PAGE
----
Tips On Dirt Bike Fork Seal Care

Tips On Dirt Bike Fork Seal Care main image

Being off-road machines, dirt bikes are susceptible to wear and tear on particular parts after constantly being put through some of the dustiest and dirtiest conditions, and your fork seals are one of the regular components to let go.

Indicators your fork seals need to be replaced:

  1. Seals leaking oil from the fork inner chamber (usually ending up all over your brakes making it difficult to slow down)
  2. Stiff or sticky feeling fork action
  3. Reduced fork performance/ increased bottoming from fork oil loss

What causes leaking fork seals?

The most common cause for any of these symptoms is from dry oil seals or dirty fork bushes, and the main culprit for this is dirt and cleaning chemicals being trapped in the outer dust seal, then over time working its way through the fork seal and into your fork bushing.

Another contributing factor to leaky fork seals which many riders overlook is the oil itself, which is common knowledge that all oil has a lifespan and needs to be replaced.

How often should I change my fork oil?

The amount of oil in your forks will depend on your bike and model, although your owners manual will indicate the exact measurement. An average fork leg contains around 500ml of oil which with every action of the fork, oil is forced under extreme pressure through valves that gives your suspension its damping characteristics.

Considering the length of the fork leg and the considerable amount the fork travels at high speed up and down every lap of a motocross track, you can see why your oil and all of the internal parts would wear and need frequent servicing.

There are a few things which you can do yourself frequently to help improve the life of your fork seals, this can be performed at any time even at the track and can slow the rate of a weeping seal down for a temporary fix on a ride day.

It's recommended your forks should be serviced by a suspension specialist at least every 50 hours, or every few races for a serious competitor.

Bleed your forks:

All traditional forks which don’t operate on compressed air will trap air inside the chamber over time and need to have the built-up air bled out periodically. To do this you must first place your bike on a centre stand to take any load off the forks so they are not compressed.

Once your bike is on the stand, you can bleed each fork leg, looking at the top of your fork leg there will be a small screw next to your damping adjustment 'clicker' screw. Remove this carefully and you should hear a small amount of air escaping. Once all of the air has been released you can tighten the screw again being careful not to over tighten, as the small screw can strip or break easily.

You can also put easy air bleeder valves on your forks which replace the bleeder screws, these are a press button air valve release that are much quicker and easier to use.

Note: If you are turning the screw but it spins freely and makes a clicking sound then you are turning the damping screw, turn the screw back the same amount of clicks and then try the screw next to that one.

Clean and lubricate your seals:

While your bike is up on the stand, you may also want to clean and lubricate your seals. To do this, you must first remove the fork dust seal which can be done using your hands if you are feeling strong.

Failing that, you can use a large flat screwdriver to work the seal down from its top edge, being careful not to use too much pressure or you could slip and jam the screwdriver into the fork tube or into your leg, so proceed with caution!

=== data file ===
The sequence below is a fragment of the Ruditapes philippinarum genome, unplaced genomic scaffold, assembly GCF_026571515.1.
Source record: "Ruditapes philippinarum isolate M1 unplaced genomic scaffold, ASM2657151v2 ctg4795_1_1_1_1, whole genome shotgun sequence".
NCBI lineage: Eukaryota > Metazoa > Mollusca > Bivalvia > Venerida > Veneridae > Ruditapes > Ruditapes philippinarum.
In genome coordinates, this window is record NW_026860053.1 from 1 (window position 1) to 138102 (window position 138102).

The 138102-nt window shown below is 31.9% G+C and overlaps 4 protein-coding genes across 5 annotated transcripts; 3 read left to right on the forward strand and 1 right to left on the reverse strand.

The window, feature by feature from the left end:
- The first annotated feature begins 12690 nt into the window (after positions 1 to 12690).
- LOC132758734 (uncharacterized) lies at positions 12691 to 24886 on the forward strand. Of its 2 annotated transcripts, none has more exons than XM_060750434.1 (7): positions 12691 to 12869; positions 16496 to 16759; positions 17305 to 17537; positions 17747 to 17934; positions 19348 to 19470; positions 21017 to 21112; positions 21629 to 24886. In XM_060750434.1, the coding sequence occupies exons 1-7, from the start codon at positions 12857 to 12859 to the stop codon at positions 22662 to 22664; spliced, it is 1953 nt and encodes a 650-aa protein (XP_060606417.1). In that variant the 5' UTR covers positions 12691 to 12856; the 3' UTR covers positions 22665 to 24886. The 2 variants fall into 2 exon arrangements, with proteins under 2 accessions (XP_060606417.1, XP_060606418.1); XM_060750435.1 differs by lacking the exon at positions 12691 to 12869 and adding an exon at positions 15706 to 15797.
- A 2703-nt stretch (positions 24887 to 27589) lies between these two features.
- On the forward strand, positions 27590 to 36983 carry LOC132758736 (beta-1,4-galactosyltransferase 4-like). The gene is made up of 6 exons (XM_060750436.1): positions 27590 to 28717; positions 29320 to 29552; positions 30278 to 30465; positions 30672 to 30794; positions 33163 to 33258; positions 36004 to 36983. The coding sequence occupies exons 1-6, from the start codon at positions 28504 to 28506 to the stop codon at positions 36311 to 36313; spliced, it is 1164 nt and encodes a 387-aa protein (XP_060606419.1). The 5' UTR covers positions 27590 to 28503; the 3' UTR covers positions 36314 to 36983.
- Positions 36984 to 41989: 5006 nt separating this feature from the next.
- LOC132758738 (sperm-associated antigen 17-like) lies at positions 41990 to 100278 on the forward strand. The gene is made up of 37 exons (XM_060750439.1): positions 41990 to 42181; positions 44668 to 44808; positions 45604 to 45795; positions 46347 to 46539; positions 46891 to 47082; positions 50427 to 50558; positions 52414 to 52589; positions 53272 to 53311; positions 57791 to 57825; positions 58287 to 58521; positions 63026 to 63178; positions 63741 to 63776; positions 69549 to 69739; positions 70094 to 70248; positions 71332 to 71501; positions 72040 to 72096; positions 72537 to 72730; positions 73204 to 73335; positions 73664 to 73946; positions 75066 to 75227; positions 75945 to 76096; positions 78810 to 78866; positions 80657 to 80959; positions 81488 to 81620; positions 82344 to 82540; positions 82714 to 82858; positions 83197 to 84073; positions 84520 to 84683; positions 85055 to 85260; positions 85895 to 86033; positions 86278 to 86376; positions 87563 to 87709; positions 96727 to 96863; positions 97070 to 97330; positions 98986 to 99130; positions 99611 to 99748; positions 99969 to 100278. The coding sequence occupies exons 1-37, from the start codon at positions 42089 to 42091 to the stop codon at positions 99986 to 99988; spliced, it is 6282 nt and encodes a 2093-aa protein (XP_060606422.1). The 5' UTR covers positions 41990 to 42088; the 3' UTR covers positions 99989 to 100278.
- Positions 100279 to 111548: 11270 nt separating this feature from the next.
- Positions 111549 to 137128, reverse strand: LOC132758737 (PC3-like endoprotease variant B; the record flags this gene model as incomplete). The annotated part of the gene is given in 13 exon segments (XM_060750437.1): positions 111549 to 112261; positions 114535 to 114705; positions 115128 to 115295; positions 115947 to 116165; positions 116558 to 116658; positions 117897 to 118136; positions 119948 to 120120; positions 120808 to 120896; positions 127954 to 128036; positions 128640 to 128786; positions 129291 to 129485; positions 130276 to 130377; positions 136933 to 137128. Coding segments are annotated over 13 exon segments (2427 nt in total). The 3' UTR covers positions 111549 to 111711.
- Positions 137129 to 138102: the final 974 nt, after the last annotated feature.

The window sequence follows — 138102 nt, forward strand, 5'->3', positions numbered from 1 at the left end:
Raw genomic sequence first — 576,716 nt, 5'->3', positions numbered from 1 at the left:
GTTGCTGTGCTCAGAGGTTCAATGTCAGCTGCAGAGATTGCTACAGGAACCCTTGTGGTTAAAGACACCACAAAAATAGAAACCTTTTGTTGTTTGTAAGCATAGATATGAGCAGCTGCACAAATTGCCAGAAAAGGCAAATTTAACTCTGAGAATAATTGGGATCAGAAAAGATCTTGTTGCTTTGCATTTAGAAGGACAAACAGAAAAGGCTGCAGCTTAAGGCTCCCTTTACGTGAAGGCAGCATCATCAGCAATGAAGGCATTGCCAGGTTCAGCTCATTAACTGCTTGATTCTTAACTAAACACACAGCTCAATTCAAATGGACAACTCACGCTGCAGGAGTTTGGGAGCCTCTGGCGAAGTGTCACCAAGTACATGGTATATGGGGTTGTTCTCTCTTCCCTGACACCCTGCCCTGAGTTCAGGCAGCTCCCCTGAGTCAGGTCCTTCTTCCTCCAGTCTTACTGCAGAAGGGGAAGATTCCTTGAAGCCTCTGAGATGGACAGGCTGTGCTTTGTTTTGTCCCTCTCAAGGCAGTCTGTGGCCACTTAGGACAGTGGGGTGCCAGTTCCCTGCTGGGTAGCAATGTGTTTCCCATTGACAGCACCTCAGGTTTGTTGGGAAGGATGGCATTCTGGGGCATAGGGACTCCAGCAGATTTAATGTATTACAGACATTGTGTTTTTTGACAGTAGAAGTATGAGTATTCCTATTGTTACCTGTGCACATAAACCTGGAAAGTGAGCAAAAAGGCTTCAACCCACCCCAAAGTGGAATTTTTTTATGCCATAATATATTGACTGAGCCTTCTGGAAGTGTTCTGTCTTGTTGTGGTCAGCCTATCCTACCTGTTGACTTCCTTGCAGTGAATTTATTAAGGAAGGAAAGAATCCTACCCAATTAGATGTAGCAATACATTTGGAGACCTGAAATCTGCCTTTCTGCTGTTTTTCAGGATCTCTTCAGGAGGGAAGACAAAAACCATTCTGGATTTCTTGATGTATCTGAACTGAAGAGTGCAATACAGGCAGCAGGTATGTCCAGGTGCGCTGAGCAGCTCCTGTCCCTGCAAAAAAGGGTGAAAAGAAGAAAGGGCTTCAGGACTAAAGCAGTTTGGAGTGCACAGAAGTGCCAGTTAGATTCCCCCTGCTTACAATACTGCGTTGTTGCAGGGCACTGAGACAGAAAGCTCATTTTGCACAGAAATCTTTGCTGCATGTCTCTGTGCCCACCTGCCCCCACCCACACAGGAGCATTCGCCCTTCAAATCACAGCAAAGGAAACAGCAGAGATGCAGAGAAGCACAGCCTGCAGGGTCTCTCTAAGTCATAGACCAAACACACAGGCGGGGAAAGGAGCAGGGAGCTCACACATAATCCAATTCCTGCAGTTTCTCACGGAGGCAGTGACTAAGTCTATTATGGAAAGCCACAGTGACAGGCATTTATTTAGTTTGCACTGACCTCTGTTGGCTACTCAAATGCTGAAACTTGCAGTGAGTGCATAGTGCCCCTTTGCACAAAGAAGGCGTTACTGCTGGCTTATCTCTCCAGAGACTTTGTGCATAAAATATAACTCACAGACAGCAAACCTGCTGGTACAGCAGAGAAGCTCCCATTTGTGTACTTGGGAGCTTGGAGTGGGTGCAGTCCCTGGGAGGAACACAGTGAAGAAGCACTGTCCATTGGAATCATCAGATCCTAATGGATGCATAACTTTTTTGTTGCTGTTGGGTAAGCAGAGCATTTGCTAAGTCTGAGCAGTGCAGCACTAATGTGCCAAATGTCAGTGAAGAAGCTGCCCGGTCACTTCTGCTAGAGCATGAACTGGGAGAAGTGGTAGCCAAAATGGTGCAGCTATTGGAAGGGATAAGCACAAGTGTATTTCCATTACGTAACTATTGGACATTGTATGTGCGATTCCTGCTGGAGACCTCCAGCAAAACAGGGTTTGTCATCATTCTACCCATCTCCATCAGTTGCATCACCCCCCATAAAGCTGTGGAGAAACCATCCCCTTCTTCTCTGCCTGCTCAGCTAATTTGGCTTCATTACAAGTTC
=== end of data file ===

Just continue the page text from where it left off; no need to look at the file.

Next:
Once the dust seal has been pulled down the fork leg out of the way you can attend to your fork seal. To clean the seal, use either a 0.2mm feeler gauge which is new, has no damage or sharp edges, or a new tear-off from your motocross goggles. Slide this up and inside the seal, then spray some penetrating and lubricating liquid (a silicone spray or Bel Ray 6 in 1 lubricating spray) all the way around the seal.

Proceed to spin the feeler gauge/tear-off around the seal while dragging it down, which will clean the dirt out of the seal. A small amount of oil will also leak out of the fork which will lubricate the seals even better.

Once you have done this and there doesn’t appear to be any more dirt coming out of the seal, wipe the excess oil off with a clean rag and slide the dust seal firmly back into place. Repeat the process on the other fork and you should notice the difference as soon as you sit on the bike!

Alternatively, there is a handy for seal cleaning tool called the Rhino Fork Seal Doctor which is a quick and easy way to clean a set of fork seals in a couple of minutes.

Track tips:

You should use fork seal savers which act as an extra layer of protection for your seals, they help keep the dirt out of your seals and can be washed after every ride.

A fork support is also recommended when transporting your bike - this is a brace tjay stops you from having to pull your forks down too far with tie-downs. The brace will save your forks and also make your bike more stable during transit.

You can also add quick air bleeders to your forks which have an easy release button saving you using a screwdriver every time.

Disclaimer: If you don’t usually work on your own bike or are not mechanically minded, you may want to take your bike to a qualified mechanic instead of trying this yourself. At worst, ask for assistance from someone who you trust and has experience with this procedure. MXstore Pty Ltd its shareholders and staff will not accept any responsibility for injury or damage caused to motorcycles or personal property while attempting this procedure.

Fork seal kits available at MXstore:

  1. Fork Seal Kits
  2. All Balls Fork Seal Kits
  3. SKF Fork Seal Kits

Comments (1)

Problem Solved

Fidnnig this post solves a problem for me. Thanks!

3 May 2016

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